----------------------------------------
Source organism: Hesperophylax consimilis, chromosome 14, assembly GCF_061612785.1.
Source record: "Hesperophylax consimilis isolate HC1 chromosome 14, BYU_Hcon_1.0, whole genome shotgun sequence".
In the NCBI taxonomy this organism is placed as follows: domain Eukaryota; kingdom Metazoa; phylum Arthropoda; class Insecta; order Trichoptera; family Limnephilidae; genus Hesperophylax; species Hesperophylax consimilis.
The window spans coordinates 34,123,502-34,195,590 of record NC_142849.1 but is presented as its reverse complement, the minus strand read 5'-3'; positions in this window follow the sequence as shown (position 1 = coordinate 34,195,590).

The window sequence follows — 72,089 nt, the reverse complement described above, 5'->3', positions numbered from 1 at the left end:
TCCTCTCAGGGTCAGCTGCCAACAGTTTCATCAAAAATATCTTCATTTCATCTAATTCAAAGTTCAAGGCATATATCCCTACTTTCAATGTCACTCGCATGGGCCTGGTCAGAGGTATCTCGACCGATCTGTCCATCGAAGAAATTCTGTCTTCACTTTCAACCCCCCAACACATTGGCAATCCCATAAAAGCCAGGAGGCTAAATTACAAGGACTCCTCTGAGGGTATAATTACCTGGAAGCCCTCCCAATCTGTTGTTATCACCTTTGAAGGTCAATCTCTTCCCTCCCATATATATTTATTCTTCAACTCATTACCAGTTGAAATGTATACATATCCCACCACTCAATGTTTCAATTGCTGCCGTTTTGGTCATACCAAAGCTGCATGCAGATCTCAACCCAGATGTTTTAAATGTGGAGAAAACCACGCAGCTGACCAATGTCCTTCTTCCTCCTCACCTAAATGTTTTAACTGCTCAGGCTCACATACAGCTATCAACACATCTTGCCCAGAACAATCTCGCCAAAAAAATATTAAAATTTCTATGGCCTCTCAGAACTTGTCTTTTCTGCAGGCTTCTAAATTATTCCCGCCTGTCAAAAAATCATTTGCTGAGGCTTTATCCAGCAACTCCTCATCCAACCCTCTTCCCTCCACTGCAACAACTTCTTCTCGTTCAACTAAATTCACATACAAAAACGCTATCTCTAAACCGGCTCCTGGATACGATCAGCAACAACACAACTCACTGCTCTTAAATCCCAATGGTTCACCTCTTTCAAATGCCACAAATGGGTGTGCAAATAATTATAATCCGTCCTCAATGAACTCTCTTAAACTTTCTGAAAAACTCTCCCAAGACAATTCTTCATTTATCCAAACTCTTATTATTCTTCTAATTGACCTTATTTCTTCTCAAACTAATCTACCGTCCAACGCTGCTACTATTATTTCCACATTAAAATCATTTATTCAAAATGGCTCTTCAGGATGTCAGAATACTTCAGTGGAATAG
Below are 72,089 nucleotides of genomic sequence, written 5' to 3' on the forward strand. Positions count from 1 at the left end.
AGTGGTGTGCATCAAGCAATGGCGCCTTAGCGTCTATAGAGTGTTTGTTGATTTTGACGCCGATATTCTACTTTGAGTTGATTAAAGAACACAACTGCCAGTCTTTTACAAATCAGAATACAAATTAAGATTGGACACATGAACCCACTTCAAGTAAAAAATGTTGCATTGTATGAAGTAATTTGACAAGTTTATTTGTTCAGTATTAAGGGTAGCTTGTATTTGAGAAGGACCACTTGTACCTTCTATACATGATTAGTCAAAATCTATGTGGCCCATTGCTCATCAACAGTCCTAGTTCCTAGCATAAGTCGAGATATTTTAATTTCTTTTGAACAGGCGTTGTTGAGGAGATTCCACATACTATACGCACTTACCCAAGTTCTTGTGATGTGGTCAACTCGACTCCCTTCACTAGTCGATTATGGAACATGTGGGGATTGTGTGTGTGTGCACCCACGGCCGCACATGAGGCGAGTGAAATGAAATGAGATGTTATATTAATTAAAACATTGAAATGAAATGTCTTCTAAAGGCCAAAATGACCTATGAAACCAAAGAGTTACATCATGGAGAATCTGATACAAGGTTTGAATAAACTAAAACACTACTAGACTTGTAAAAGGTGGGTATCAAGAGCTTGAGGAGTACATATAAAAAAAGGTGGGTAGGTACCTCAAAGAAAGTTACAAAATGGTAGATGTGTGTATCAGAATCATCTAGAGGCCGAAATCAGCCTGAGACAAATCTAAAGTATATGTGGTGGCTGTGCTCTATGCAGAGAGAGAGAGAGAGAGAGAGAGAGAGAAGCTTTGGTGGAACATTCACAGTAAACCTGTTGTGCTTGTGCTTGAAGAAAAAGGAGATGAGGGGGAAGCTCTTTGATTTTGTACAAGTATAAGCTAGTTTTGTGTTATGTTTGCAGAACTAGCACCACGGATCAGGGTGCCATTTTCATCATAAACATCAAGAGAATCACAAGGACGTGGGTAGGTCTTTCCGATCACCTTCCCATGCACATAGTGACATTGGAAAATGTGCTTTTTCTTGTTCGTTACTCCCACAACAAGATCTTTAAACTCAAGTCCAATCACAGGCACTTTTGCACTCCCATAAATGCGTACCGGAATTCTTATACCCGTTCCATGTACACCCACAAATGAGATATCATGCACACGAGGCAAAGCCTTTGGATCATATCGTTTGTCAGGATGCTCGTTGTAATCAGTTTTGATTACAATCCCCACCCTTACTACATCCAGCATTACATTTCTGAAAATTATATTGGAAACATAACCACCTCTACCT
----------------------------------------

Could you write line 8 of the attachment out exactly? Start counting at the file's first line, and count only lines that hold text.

AGTGGTGTGCATCAAGCAATGGCGCCTTAGCGTCTATAGAGTGTTTGTTGATTTTGACGCCGATATTCTACTTTGAGTTGATTAAAGAACACAACTGCCAGTCTTTTACAAATCAGAATACAAATTAAGATTGGACACATGAACCCACTTCAAGTAAAAAATGTTGCATTGTATGAAGTAATTTGACAAGTTTATTTGTTCAGTATTAAGGGTAGCTTGTATTTGAGAAGGACCACTTGTACCTTCTATACATGATTAGTCAAAATCTATGTGGCCCATTGCTCATCAACAGTCCTAGTTCCTAGCATAAGTCGAGATATTTTAATTTCTTTTGAACAGGCGTTGTTGAGGAGATTCCACATACTATACGCACTTACCCAAGTTCTTGTGATGTGGTCAACTCGACTCCCTTCACTAGTCGATTATGGAACATGTGGGGATTGTGTGTGTGTGCACCCACGGCCGCACATGAGGCGAGTGAAATGAAATGAGATGTTATATTAATTAAAACATTGAAATGAAATGTCTTCTAAAGGCCAAAATGACCTATGAAACCAAAGAGTTACATCATGGAGAATCTGATACAAGGTTTGAATAAACTAAAACACTACTAGACTTGTAAAAGGTGGGTATCAAGAGCTTGAGGAGTACATATAAAAAAAGGTGGGTAGGTACCTCAAAGAAAGTTACAAAATGGTAGATGTGTGTATCAGAATCATCTAGAGGCCGAAATCAGCCTGAGACAAATCTAAAGTATATGTGGTGGCTGTGCTCTATGCAGAGAGAGAGAGAGAGAGAGAGAGAGAGAAGCTTTGGTGGAACATTCACAGTAAACCTGTTGTGCTTGTGCTTGAAGAAAAAGGAGATGAGGGGGAAGCTCTTTGATTTTGTACAAGTATAAGCTAGTTTTGTGTTATGTTTGCAGAACTAGCACCACGGATCAGGGTGCCATTTTCATCATAAACATCAAGAGAATCACAAGGACGTGGGTAGGTCTTTCCGATCACCTTCCCATGCACATAGTGACATTGGAAAATGTGCTTTTTCTTGTTCGTTACTCCCACAACAAGATCTTTAAACTCAAGTCCAATCACAGGCACTTTTGCACTCCCATAAATGCGTACCGGAATTCTTATACCCGTTCCATGTACACCCACAAATGAGATATCATGCACACGAGGCAAAGCCTTTGGATCATATCGTTTGTCAGGATGCTCGTTGTAATCAGTTTTGATTACAATCCCCACCCTTACTACATCCAGCATTACATTTCTGAAAATTATATTGGAAACATAACCACCTCTACCT